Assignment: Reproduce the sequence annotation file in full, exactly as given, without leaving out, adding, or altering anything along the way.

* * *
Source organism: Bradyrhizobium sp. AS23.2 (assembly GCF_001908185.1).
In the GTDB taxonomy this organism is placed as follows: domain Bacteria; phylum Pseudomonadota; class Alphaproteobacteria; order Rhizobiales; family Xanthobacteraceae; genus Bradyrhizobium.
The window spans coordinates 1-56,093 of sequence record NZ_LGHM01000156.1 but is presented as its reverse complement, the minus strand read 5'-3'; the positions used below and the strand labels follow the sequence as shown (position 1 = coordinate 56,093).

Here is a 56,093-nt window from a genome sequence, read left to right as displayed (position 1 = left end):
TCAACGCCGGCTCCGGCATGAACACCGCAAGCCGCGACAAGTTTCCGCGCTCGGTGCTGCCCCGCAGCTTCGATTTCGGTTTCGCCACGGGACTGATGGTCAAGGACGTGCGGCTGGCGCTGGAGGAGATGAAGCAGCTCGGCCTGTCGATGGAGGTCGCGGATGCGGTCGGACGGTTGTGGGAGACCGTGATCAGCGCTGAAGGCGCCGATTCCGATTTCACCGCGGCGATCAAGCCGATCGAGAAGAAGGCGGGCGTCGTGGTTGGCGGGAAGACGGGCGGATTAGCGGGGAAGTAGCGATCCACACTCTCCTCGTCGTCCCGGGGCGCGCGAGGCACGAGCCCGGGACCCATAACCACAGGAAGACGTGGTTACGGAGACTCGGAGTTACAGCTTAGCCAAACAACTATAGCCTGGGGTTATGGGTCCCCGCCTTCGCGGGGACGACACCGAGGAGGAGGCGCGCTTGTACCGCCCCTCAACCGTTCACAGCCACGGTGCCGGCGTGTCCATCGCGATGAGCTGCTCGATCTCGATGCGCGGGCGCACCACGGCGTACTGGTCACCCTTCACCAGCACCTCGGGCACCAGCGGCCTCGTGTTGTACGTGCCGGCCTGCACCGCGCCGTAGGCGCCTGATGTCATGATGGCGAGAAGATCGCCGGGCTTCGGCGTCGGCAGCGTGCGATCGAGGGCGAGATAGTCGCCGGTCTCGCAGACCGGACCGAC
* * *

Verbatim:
Source organism: Bradyrhizobium sp. AS23.2 (assembly GCF_001908185.1).
In the GTDB taxonomy this organism is placed as follows: domain Bacteria; phylum Pseudomonadota; class Alphaproteobacteria; order Rhizobiales; family Xanthobacteraceae; genus Bradyrhizobium.
The window spans coordinates 1-56,093 of sequence record NZ_LGHM01000156.1 but is presented as its reverse complement, the minus strand read 5'-3'; the positions used below and the strand labels follow the sequence as shown (position 1 = coordinate 56,093).

Here is a 56,093-nt window from a genome sequence, read left to right as displayed (position 1 = left end):
TCAACGCCGGCTCCGGCATGAACACCGCAAGCCGCGACAAGTTTCCGCGCTCGGTGCTGCCCCGCAGCTTCGATTTCGGTTTCGCCACGGGACTGATGGTCAAGGACGTGCGGCTGGCGCTGGAGGAGATGAAGCAGCTCGGCCTGTCGATGGAGGTCGCGGATGCGGTCGGACGGTTGTGGGAGACCGTGATCAGCGCTGAAGGCGCCGATTCCGATTTCACCGCGGCGATCAAGCCGATCGAGAAGAAGGCGGGCGTCGTGGTTGGCGGGAAGACGGGCGGATTAGCGGGGAAGTAGCGATCCACACTCTCCTCGTCGTCCCGGGGCGCGCGAGGCACGAGCCCGGGACCCATAACCACAGGAAGACGTGGTTACGGAGACTCGGAGTTACAGCTTAGCCAAACAACTATAGCCTGGGGTTATGGGTCCCCGCCTTCGCGGGGACGACACCGAGGAGGAGGCGCGCTTGTACCGCCCCTCAACCGTTCACAGCCACGGTGCCGGCGTGTCCATCGCGATGAGCTGCTCGATCTCGATGCGCGGGCGCACCACGGCGTACTGGTCACCCTTCACCAGCACCTCGGGCACCAGCGGCCTCGTGTTGTACGTGCCGGCCTGCACCGCGCCGTAGGCGCCTGATGTCATGATGGCGAGAAGATCGCCGGGCTTCGGCGTCGGCAGCGTGCGATCGAGGGCGAGATAGTCGCCGGTCTCGCAGACCGGACCGAC